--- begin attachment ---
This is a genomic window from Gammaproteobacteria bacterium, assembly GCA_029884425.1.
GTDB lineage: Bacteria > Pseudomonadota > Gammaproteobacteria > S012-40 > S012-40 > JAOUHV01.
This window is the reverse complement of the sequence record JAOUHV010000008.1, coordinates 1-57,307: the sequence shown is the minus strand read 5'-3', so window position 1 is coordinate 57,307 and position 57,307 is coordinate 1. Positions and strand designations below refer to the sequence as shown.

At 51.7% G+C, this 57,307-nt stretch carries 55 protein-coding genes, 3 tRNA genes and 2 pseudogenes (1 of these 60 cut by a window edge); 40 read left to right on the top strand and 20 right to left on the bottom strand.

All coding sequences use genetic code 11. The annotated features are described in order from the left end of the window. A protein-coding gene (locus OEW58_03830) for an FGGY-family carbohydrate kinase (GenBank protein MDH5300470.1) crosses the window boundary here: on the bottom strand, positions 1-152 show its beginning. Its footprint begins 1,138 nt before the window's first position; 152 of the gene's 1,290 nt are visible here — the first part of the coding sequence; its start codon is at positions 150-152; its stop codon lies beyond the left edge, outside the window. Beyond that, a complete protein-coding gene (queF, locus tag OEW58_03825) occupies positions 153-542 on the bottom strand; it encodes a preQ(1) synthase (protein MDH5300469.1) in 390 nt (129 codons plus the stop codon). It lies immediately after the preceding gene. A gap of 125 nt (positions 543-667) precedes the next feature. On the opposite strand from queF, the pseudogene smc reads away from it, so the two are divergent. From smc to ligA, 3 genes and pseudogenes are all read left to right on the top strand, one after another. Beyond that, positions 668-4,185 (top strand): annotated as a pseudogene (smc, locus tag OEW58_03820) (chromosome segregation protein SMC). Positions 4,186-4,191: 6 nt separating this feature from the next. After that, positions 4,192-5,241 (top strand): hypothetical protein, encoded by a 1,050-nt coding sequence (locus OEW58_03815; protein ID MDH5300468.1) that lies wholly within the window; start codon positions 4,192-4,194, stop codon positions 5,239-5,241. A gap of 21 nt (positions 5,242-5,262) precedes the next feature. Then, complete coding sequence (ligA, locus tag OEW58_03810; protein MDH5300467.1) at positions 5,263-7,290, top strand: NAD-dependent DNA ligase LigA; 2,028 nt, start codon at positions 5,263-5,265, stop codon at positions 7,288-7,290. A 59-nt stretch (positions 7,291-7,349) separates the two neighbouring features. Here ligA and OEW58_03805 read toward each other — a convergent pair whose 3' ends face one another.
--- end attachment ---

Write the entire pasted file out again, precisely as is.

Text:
This is a genomic window from Gammaproteobacteria bacterium, assembly GCA_029884425.1.
GTDB lineage: Bacteria > Pseudomonadota > Gammaproteobacteria > S012-40 > S012-40 > JAOUHV01.
This window is the reverse complement of the sequence record JAOUHV010000008.1, coordinates 1-57,307: the sequence shown is the minus strand read 5'-3', so window position 1 is coordinate 57,307 and position 57,307 is coordinate 1. Positions and strand designations below refer to the sequence as shown.

At 51.7% G+C, this 57,307-nt stretch carries 55 protein-coding genes, 3 tRNA genes and 2 pseudogenes (1 of these 60 cut by a window edge); 40 read left to right on the top strand and 20 right to left on the bottom strand.

All coding sequences use genetic code 11. The annotated features are described in order from the left end of the window. A protein-coding gene (locus OEW58_03830) for an FGGY-family carbohydrate kinase (GenBank protein MDH5300470.1) crosses the window boundary here: on the bottom strand, positions 1-152 show its beginning. Its footprint begins 1,138 nt before the window's first position; 152 of the gene's 1,290 nt are visible here — the first part of the coding sequence; its start codon is at positions 150-152; its stop codon lies beyond the left edge, outside the window. Beyond that, a complete protein-coding gene (queF, locus tag OEW58_03825) occupies positions 153-542 on the bottom strand; it encodes a preQ(1) synthase (protein MDH5300469.1) in 390 nt (129 codons plus the stop codon). It lies immediately after the preceding gene. A gap of 125 nt (positions 543-667) precedes the next feature. On the opposite strand from queF, the pseudogene smc reads away from it, so the two are divergent. From smc to ligA, 3 genes and pseudogenes are all read left to right on the top strand, one after another. Beyond that, positions 668-4,185 (top strand): annotated as a pseudogene (smc, locus tag OEW58_03820) (chromosome segregation protein SMC). Positions 4,186-4,191: 6 nt separating this feature from the next. After that, positions 4,192-5,241 (top strand): hypothetical protein, encoded by a 1,050-nt coding sequence (locus OEW58_03815; protein ID MDH5300468.1) that lies wholly within the window; start codon positions 4,192-4,194, stop codon positions 5,239-5,241. A gap of 21 nt (positions 5,242-5,262) precedes the next feature. Then, complete coding sequence (ligA, locus tag OEW58_03810; protein MDH5300467.1) at positions 5,263-7,290, top strand: NAD-dependent DNA ligase LigA; 2,028 nt, start codon at positions 5,263-5,265, stop codon at positions 7,288-7,290. A 59-nt stretch (positions 7,291-7,349) separates the two neighbouring features. Here ligA and OEW58_03805 read toward each other — a convergent pair whose 3' ends face one another.